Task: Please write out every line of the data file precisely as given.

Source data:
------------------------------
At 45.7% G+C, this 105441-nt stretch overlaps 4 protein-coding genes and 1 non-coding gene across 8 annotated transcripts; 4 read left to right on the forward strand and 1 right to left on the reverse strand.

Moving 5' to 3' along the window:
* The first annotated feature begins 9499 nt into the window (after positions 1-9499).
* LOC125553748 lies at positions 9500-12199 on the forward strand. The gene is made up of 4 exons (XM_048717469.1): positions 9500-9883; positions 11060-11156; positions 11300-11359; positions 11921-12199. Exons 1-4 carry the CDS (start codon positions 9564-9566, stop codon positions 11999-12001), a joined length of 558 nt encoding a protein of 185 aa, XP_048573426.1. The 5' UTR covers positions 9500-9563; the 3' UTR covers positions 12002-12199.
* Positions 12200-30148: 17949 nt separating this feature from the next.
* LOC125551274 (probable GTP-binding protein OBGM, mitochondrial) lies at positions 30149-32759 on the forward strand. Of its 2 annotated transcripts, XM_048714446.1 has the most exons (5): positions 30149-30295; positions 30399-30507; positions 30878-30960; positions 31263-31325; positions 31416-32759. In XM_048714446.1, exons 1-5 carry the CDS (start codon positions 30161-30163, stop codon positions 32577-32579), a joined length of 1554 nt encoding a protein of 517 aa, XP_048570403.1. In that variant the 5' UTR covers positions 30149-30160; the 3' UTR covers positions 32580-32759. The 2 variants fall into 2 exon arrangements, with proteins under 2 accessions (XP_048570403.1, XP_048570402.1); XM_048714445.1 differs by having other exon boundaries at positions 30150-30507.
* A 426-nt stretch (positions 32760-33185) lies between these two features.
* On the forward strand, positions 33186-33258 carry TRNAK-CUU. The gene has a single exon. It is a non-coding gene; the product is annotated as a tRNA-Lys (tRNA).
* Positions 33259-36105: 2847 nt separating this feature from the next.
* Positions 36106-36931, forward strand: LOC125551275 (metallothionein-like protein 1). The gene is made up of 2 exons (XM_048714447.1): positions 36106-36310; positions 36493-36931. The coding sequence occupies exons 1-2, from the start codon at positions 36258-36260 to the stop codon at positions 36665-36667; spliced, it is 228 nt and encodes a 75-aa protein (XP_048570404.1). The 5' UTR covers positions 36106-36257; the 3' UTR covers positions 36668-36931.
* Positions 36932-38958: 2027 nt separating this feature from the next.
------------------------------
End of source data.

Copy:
At 45.7% G+C, this 105441-nt stretch overlaps 4 protein-coding genes and 1 non-coding gene across 8 annotated transcripts; 4 read left to right on the forward strand and 1 right to left on the reverse strand.

Moving 5' to 3' along the window:
* The first annotated feature begins 9499 nt into the window (after positions 1-9499).
* LOC125553748 lies at positions 9500-12199 on the forward strand. The gene is made up of 4 exons (XM_048717469.1): positions 9500-9883; positions 11060-11156; positions 11300-11359; positions 11921-12199. Exons 1-4 carry the CDS (start codon positions 9564-9566, stop codon positions 11999-12001), a joined length of 558 nt encoding a protein of 185 aa, XP_048573426.1. The 5' UTR covers positions 9500-9563; the 3' UTR covers positions 12002-12199.
* Positions 12200-30148: 17949 nt separating this feature from the next.
* LOC125551274 (probable GTP-binding protein OBGM, mitochondrial) lies at positions 30149-32759 on the forward strand. Of its 2 annotated transcripts, XM_048714446.1 has the most exons (5): positions 30149-30295; positions 30399-30507; positions 30878-30960; positions 31263-31325; positions 31416-32759. In XM_048714446.1, exons 1-5 carry the CDS (start codon positions 30161-30163, stop codon positions 32577-32579), a joined length of 1554 nt encoding a protein of 517 aa, XP_048570403.1. In that variant the 5' UTR covers positions 30149-30160; the 3' UTR covers positions 32580-32759. The 2 variants fall into 2 exon arrangements, with proteins under 2 accessions (XP_048570403.1, XP_048570402.1); XM_048714445.1 differs by having other exon boundaries at positions 30150-30507.
* A 426-nt stretch (positions 32760-33185) lies between these two features.
* On the forward strand, positions 33186-33258 carry TRNAK-CUU. The gene has a single exon. It is a non-coding gene; the product is annotated as a tRNA-Lys (tRNA).
* Positions 33259-36105: 2847 nt separating this feature from the next.
* Positions 36106-36931, forward strand: LOC125551275 (metallothionein-like protein 1). The gene is made up of 2 exons (XM_048714447.1): positions 36106-36310; positions 36493-36931. The coding sequence occupies exons 1-2, from the start codon at positions 36258-36260 to the stop codon at positions 36665-36667; spliced, it is 228 nt and encodes a 75-aa protein (XP_048570404.1). The 5' UTR covers positions 36106-36257; the 3' UTR covers positions 36668-36931.
* Positions 36932-38958: 2027 nt separating this feature from the next.